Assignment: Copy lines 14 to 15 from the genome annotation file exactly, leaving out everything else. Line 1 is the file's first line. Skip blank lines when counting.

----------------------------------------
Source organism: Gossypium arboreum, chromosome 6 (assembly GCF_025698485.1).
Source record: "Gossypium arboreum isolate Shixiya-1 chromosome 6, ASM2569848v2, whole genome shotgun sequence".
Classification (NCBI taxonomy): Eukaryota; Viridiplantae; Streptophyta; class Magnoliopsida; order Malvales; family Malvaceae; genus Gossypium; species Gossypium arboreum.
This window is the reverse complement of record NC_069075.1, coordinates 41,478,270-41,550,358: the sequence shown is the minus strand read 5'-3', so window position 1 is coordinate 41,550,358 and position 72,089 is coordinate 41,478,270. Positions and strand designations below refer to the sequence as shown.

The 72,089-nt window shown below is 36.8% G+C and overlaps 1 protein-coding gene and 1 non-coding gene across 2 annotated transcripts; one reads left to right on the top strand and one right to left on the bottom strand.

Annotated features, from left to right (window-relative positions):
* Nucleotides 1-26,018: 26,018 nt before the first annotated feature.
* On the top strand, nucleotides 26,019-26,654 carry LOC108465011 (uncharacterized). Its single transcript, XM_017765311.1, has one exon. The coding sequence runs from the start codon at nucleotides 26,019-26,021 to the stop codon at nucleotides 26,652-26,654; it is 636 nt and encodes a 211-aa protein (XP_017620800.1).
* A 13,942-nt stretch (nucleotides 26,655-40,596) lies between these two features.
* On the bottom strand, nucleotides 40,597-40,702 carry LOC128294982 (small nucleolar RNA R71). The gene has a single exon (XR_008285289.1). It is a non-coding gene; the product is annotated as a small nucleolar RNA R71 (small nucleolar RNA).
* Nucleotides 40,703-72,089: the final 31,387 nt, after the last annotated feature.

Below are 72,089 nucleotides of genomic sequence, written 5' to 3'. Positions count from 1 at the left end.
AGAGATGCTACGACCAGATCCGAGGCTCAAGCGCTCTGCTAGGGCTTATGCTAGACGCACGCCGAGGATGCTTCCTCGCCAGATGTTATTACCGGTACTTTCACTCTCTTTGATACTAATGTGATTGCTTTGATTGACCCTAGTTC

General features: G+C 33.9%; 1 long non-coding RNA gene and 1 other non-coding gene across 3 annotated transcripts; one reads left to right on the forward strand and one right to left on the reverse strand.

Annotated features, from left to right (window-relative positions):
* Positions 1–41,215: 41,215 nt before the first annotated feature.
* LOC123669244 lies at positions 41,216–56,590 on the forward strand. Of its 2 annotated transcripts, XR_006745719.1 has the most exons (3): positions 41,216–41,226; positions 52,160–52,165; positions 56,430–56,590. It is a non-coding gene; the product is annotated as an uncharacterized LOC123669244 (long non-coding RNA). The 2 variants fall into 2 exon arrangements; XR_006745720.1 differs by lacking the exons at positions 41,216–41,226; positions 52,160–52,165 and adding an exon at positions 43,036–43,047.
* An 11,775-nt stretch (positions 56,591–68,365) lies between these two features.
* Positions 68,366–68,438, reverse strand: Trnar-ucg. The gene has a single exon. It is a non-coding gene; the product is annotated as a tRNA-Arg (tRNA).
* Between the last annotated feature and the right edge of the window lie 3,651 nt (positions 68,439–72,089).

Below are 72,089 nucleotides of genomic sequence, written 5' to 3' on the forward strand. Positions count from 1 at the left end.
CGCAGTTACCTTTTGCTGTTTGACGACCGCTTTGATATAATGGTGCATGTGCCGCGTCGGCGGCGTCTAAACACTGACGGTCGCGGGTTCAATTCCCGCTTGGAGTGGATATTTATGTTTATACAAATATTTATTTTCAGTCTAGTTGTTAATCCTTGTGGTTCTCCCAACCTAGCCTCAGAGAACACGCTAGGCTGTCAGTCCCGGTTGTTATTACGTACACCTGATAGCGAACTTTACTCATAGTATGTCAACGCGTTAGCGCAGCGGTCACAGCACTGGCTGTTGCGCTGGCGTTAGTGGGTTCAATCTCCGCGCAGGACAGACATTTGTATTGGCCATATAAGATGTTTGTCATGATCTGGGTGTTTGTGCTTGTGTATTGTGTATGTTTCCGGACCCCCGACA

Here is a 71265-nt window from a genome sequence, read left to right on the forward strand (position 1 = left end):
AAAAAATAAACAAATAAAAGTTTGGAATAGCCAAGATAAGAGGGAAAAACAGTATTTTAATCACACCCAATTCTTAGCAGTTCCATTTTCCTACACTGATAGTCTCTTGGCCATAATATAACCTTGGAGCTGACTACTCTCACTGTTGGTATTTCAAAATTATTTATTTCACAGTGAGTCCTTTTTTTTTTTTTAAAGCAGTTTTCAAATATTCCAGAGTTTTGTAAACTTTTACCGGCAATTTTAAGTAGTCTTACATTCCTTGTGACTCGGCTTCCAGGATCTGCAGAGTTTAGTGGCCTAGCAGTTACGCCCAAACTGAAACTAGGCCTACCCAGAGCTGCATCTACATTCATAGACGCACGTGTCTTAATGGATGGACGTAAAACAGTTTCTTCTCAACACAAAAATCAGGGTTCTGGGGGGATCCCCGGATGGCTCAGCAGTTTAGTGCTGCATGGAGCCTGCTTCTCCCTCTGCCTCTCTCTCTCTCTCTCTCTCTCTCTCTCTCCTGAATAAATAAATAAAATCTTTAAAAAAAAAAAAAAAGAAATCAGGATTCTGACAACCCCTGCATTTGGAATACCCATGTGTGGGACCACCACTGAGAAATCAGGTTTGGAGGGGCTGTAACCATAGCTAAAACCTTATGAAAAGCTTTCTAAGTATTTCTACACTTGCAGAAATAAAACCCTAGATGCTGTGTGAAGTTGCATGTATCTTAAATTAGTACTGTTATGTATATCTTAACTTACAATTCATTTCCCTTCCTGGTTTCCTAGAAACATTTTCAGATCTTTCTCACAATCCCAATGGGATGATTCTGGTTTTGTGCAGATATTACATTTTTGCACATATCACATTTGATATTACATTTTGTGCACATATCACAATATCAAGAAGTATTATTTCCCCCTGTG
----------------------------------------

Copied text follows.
General features: G+C 33.9%; 1 long non-coding RNA gene and 1 other non-coding gene across 3 annotated transcripts; one reads left to right on the forward strand and one right to left on the reverse strand.

Annotated features, from left to right (window-relative positions):